Scat nr2 QScatrN rdr660

The asymmetry factor, g, can be computed from

where a* denotes the complex conjugate of a. We recall that the complex conjugate of a complex number is obtained by replacing i by —i, wherever it occurs (implicitly or explicitly), and that the product of a complex number and its conjugate is equal to the square of its magnitude.

In Fig. 6.5, we present the variation of Qscat as a function of the size parameter x, for n = 1.4. We see that if the scattering particle has no absorption (n' = 0), Qscat has a sinusoidal form with damping, arising from the interference of light that is refracted through the particle and diffracted around the particle. The irregularities superimposed on the form, correspond to edge phenomena around the scattering sphere. In this case, Qext = Qscat and for large x, Qscat ^ 2. As the absorption by the particle increases (increasing values of the imaginary part n' of the refractive index), the damping becomes stronger until there is

Flg. 6.5. Qscat versus size parameter Flg. 6.6. Qext, Qscat and Qabs versus x, for n = 1.4, for four values of the phase-lag parameter 2x\rn — 1|.

the imaginary part of the refractive index.

saturation beyond x = 10. For large particle sizes and small wavelengths, x becomes very large and the propagation of the EM wave can be described in terms of geometric optics. In Fig. 6.6, we demonstrate the effect of absorption on Qscat and Qabs, for the case of m = 1.2 — 0.3«, as functions of the phaselag parameter 2x|m — 1| describing the phase lag between the wave passing through the sphere and outside the sphere. As the phase-lag parameter increases Qscat ^ Qabs ^ 1. In Fig. 6.7 we show the various Q values for the case of a factor ten less absorption, n = 0.03. In Fig. 6.8 we show the variation of the asymmetry factor g for n = 1.33 for different absorption as described by n .In the case of zero absorption n = 0 we see that g approaches about 0.87 at large particle sizes.

In Fig. 6.9 we show the shape of the phase function with scattering angle 0, for different particle sizes for a refractive index m = 1.371 — 0.272i, which is typical for water at 3 ^m. In the natural atmosphere the size of the particles varies within a large range of values. Usually, a Gamma function distribution is used to describe the probability of finding a particle of specific size r p{r) = (6-63)

where a = (r — rmin)/3, rmin is the smallest radius considered, y is the shape parameter of the distribution that defines the relative population of particles smaller than the most probable size, ¡3 is the scale parameter that controls the width of the distribution and r is the Gamma function. As an example, Fig. 12.9 represents the resulting average phase function distribution over the range of values covered by the Gamma function distribution shown in Fig. 6.11.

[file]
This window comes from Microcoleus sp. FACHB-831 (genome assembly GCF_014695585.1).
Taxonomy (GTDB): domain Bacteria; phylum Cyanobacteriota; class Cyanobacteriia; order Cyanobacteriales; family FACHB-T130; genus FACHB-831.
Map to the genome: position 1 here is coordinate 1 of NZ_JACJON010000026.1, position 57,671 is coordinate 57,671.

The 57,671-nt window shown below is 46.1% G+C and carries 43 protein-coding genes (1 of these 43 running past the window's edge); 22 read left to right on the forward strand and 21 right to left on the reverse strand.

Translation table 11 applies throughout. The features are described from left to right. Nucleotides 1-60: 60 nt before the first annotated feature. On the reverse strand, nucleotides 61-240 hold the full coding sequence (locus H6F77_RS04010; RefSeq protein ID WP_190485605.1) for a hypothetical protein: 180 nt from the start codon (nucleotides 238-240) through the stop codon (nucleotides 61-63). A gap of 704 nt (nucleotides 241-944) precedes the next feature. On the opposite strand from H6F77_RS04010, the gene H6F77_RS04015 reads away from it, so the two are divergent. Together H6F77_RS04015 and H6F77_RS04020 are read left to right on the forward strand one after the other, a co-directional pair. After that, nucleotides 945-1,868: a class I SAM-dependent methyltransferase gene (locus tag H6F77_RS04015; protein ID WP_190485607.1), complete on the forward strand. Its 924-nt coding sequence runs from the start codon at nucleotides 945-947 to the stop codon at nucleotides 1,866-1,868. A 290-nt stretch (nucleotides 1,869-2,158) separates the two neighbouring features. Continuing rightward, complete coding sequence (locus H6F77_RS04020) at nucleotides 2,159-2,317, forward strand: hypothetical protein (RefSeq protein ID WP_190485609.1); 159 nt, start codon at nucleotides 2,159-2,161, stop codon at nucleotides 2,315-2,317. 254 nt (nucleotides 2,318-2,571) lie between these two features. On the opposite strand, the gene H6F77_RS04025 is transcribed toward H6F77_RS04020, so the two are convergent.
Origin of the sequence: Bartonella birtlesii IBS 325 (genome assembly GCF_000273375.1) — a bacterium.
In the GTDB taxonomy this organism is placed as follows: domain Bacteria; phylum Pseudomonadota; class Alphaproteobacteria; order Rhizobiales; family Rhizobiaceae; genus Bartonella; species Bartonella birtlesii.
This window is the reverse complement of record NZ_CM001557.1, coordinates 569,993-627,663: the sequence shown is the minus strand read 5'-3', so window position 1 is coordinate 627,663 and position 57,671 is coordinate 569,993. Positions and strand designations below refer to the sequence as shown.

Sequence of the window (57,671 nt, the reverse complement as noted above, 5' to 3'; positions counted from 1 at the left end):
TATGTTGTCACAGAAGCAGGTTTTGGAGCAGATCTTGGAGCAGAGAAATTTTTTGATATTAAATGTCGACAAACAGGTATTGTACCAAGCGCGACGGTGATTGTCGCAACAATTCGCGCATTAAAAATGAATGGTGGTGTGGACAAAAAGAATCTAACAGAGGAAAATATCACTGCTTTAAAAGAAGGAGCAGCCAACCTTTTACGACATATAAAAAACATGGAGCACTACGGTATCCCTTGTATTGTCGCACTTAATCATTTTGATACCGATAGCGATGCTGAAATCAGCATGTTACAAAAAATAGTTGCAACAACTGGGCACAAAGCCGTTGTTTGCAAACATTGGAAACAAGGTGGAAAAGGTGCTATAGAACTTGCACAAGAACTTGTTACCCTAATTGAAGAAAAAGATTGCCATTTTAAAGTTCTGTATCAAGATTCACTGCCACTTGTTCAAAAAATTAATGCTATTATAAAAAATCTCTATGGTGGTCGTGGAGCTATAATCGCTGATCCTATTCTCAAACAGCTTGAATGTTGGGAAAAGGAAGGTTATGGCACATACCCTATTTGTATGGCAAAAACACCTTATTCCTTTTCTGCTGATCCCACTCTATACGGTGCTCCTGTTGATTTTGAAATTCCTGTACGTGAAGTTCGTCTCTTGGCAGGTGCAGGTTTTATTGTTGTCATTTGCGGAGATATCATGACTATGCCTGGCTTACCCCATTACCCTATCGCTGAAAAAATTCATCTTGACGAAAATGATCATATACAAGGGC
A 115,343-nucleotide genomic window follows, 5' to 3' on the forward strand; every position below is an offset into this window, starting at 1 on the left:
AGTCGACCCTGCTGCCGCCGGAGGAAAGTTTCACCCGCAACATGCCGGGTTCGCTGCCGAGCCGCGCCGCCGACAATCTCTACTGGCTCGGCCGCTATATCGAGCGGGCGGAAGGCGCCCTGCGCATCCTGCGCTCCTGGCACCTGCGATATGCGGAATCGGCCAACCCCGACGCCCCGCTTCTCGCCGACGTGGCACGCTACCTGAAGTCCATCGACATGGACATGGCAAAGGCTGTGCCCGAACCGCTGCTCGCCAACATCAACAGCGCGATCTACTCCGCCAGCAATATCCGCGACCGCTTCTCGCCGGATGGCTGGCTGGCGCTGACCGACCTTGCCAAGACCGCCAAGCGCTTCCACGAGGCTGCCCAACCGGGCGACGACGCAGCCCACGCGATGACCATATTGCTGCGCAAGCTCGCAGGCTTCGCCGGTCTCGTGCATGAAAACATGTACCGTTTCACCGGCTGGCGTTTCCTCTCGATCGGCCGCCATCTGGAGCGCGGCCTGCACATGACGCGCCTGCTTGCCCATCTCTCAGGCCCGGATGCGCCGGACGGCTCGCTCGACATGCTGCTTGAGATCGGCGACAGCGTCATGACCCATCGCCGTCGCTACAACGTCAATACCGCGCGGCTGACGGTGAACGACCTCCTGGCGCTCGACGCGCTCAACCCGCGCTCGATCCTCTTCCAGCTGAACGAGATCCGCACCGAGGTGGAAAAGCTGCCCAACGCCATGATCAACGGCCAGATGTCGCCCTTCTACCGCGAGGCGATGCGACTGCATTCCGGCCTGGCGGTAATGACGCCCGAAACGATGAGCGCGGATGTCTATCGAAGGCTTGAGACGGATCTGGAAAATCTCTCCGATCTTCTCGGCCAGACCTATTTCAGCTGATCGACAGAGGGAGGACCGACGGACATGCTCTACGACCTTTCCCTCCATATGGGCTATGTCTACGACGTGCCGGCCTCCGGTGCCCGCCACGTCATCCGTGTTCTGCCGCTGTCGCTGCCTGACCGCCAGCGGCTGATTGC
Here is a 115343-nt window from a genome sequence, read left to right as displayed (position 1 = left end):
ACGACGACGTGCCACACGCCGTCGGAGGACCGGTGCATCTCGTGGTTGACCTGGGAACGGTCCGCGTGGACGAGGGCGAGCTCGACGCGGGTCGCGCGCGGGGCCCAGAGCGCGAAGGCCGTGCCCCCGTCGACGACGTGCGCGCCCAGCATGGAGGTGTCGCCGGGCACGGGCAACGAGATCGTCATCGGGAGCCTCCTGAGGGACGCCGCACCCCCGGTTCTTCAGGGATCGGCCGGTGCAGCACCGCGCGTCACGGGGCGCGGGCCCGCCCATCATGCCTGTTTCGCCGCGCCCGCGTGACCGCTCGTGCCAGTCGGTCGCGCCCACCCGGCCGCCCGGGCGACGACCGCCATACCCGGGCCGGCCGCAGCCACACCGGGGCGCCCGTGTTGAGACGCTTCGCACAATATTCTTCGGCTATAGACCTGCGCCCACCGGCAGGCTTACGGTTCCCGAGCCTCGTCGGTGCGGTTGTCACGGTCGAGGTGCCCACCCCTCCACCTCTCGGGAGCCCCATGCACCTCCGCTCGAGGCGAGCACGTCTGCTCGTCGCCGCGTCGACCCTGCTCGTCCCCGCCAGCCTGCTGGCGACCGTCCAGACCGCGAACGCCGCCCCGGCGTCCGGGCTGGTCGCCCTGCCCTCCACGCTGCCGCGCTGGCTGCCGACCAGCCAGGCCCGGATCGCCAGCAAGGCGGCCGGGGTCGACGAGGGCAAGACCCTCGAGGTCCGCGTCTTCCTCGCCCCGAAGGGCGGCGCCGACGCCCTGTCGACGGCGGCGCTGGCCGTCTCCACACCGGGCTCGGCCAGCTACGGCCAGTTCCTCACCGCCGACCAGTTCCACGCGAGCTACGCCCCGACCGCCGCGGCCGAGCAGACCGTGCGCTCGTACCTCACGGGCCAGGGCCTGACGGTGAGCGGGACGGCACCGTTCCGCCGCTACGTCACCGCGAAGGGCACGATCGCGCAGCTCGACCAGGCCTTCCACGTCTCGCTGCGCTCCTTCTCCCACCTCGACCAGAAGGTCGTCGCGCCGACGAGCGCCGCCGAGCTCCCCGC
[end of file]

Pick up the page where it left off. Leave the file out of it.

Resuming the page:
Fig . 6.7. The variation of Qext, Qscat and Qabs versus the phase-lag parameter 2x\rn — 1|, for the case of small absorption.

Flg. 6.8. The variation of the asymmetry factor g for n = 1.33 for different absorption as described by n .

Flg. 6.9. The shape of the phase function for different particle sizes, x, for a refractive index m typical of water at 3 ¡m.

Flg. 6.10. Phase function with refractive index m = 1.55 — 0.01i, for a Gamma distribution in sizes (shown below). Phase functions for the different particle sizes of the distribution are also shown.

6.3.3 Rayleigh scattering

Rayleigh scattering by atmospheric molecules is important for wavelengths up to 1.0 ym, as the Rayleigh scattering cross-section decreases rapidly with wave-

Radius (nm)

FlG. 6.11. A Gamma function distribution of particle sizes. The shape parameter is Y and the scale parameter is ¡3.

length. The real part of the refractive index of an atmosphere consisting of scattering molecules that are far apart is given by n = 1 + 2naN, (6.64)

where N is the number density of the molecules and a is called the polarizability of the molecule (see van de Hulst). The Rayleigh scattering cross-section for a molecule is given by or = —k4a2d, (6.65)

where k = 2n/A, and A is the wavelength in vacuum. The original result of Rayleigh was for spherical top molecules, so there is a small but significant correction 5 for nonspherical molecules. The refractive indices of molecular gases at STP are tabulated, for example, in Allen (1976) and have the form

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